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Saturday, 20 November 2010

Intellectual Poverty (David Mwanza)

This is a good example of it :
Konkola Copper Mines (KCM) says that Windfall taxes have the capacity to distort the country’s economy and suffocate mining companies.

KCM Board Member Jacob Mwanza says the taxes, if implemented, can only collect increased government revenue for a short period of time. Dr Mwanza says this revenue can distort the economy because it is money which is not budgeted for. He told a media briefing in Lusaka today that current mining taxes are adequate.

He added that the windfall taxes are not widely used in major copper producing countries such as Chile and Australia.
The intellectual poverty of the pro-low mining tax lobby has reached a new low. One does not have to be an economist to see why our Dr Mwanza is only a "Doctor of Philosophy" on paper. Are these these the people Musokotwane was referring to that are in touch with "modern economics"? This is a man who was at one point "Governor of BOZ" and Vice Chancellor of University of Zambia. Are you still wondering why we are poor with such "talent"?

5 comments:

  1. Considering that he is now on the board of KCM, why would anyone take his 'advice' on anything, let alone when it means that KCM pays fewer taxes.

    He knows who pays his salary.

    Also, dr. Musokotwane used to be a non-executive director of ZCCM-IH. Considering that he has no stake in ZCCM-IH receiving dividends, is it surprising he never asked for any? Or that he is now in the business of shielding the likes of KCM from paying taxes?

    This is complete government capture by foreign corporations, and it is a direct result of privatisation.

    I say that if they don't start paying dividends and taxes soon, we nationalize. And get some clawback for the billions that we've lost during this privatisation debacle.

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  2. I think this is more than intellectual poverty - it is simply bluntant hypocrisy from a very educated Zambian. I am no economist - but sure I cant understand how generating more income from the mines (on excessive profits they will make) will distort the economy - whose economy? - Zambia's Economy? Oh please give us a break!! He is probably refering to KCM's economy.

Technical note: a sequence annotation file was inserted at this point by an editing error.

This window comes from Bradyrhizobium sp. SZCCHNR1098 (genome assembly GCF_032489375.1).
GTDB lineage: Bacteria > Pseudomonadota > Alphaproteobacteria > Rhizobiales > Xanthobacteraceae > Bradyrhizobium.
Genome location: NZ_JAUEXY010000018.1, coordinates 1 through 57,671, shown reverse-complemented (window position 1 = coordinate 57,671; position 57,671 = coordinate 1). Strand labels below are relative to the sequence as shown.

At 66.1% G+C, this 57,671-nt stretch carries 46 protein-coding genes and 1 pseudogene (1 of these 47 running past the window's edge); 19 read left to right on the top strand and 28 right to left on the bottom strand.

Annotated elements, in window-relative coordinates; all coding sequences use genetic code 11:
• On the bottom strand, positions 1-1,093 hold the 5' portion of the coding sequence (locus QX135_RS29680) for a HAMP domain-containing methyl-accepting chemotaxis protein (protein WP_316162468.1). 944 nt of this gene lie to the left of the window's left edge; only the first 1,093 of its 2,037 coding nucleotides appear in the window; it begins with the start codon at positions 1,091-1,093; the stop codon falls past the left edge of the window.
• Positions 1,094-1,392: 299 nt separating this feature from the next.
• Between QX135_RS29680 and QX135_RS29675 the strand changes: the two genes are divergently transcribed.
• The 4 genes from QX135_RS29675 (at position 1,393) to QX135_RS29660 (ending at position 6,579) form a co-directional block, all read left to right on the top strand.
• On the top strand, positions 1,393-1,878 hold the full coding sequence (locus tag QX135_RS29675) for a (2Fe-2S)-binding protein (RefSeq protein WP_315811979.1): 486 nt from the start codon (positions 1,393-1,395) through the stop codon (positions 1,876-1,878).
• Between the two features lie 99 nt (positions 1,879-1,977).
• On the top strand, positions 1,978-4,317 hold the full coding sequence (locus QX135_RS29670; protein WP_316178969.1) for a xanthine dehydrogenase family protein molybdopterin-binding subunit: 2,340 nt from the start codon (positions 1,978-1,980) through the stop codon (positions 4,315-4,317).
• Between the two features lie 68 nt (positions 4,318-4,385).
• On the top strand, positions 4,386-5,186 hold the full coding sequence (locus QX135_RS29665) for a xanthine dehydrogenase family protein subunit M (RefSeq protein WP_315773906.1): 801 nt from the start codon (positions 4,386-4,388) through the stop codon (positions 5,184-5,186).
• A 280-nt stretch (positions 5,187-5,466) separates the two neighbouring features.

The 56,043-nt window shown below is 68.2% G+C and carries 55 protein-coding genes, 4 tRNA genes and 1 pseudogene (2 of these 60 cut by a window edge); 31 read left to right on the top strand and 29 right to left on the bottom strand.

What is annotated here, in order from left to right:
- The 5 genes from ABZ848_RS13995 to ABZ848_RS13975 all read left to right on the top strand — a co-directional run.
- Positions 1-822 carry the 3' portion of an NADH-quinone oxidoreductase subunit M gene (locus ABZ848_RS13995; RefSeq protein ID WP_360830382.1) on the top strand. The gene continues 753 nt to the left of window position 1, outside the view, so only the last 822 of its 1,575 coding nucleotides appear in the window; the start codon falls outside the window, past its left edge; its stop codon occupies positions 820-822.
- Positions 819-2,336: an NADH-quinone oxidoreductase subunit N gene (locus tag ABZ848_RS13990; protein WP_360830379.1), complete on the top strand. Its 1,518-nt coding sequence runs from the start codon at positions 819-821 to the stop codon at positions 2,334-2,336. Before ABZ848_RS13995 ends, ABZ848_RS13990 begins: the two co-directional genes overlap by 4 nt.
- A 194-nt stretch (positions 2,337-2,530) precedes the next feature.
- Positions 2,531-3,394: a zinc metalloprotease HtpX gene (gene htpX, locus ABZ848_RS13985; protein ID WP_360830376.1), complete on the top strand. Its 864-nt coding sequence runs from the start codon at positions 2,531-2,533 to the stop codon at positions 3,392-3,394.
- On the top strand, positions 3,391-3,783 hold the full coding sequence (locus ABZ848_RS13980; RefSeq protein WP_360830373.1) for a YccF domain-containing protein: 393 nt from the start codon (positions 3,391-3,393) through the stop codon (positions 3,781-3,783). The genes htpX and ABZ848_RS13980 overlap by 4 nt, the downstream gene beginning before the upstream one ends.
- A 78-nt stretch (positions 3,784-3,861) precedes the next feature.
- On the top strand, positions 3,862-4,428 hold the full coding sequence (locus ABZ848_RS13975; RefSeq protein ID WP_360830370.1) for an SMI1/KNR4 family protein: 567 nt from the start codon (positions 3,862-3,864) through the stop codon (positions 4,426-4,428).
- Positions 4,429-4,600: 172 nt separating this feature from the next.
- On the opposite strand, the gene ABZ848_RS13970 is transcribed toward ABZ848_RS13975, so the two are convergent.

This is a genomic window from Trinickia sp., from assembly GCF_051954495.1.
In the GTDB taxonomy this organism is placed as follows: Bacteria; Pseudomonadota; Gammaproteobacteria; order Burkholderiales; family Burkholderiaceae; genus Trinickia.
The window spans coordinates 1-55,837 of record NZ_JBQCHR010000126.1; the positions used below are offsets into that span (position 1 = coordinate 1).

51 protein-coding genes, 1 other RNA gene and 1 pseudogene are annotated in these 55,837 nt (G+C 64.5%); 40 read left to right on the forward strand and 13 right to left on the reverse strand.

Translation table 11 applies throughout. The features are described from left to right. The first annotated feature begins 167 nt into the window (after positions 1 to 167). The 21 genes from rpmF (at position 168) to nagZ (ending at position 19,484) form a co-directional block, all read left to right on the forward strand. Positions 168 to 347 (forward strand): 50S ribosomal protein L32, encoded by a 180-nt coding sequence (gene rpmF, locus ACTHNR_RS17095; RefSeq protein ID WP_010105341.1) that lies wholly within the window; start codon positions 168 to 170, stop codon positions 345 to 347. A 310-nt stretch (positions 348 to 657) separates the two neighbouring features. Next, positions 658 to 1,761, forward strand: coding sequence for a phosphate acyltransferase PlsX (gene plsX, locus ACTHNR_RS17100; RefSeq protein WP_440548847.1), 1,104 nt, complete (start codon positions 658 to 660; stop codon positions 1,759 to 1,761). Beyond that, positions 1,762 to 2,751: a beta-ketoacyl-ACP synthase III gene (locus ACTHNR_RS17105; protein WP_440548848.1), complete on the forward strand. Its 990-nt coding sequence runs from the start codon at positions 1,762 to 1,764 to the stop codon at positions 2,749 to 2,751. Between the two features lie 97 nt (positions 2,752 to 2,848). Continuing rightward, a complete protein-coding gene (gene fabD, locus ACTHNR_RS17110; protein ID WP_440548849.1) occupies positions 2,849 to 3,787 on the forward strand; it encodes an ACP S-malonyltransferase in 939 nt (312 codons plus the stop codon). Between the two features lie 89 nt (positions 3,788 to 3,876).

I am pretty sure Dr. Mwanza understands very well that generating more resources for our country is not only morally right but it also makes economic sense to many poor people he is supposed to protect. He is supposed to be the brains helping us to develop systems that can collect more efficient taxes from the mines...but he has chosen to become a hypocrite,I think, because he has lost interest in helping our people; he has chosen to favour KCM who have enlisted him to be a board member - his mandate now is to make KCM as rich as possible at the expense of the Zambian people and he will say anything to confuse us so he can defend KCM's interests. Is this a form of corruption I wonder?

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  3. Chabu,

    he has chosen to favour KCM who have enlisted him to be a board member - his mandate now is to make KCM as rich as possible at the expense of the Zambian people and he will say anything to confuse us so he can defend KCM's interests. Is this a form of corruption I wonder?

    It is more than intellectual poverty - they are all bought and paid for.

    Check out this interview with dr. Musokotwane. "But the mines, they are paying taxes" - $50 million last year, from a $5 billion industry. ZCCM-IH also received dividends - $18 million out of $300 million.

    Situmbeko Musokotwane - Zambia's finance minister

    ABNDigital — March 08, 2010 — (www.abndigital.com) Copper rich Zambia was one of Africa's key resource-producing countries hard-hit by the global economic slowdown. But with copper prices on the rise, the country seems to be moving back into the territory of positive growth we saw in 2006/2007. Zambia is on the agenda of IMF chief, Dominique Strauss-Khan as he visits the continent this week. Fenly Foxen spoke to Zambia's finance minister Situm-beko Muso-kotwane about some of the challenges he faces in growing that economy.

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  4. I can NOT believe the audacity of some of our leaders, to stand up and attempt to feed us this nonsensical pish posh that wouldn't stand up to an econ 101 student's criticism.

    As long as we elect officials with little more than dollar signs between their ears we can expect the status quo to remain the same.

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  5. I wonder why some Zambians like to think inside the box? I feel a person with Jacob Mwanza's experience should be thinking more outside the box.

    Why can't the revenues from windfall taxes be used to finance most of the infrastructure projects prescribed in the 6th National Development Plan? Doesn't really make sense for us as a country to borrow collosal amounts of money to pave our road or even construct a new power station when we have access to productive assets in which we merely need to tax?

    Countrymen and women, we need to think beyond the small mining companies on whose boards we sit! we need to look out for the greater good of the people of Zambia!

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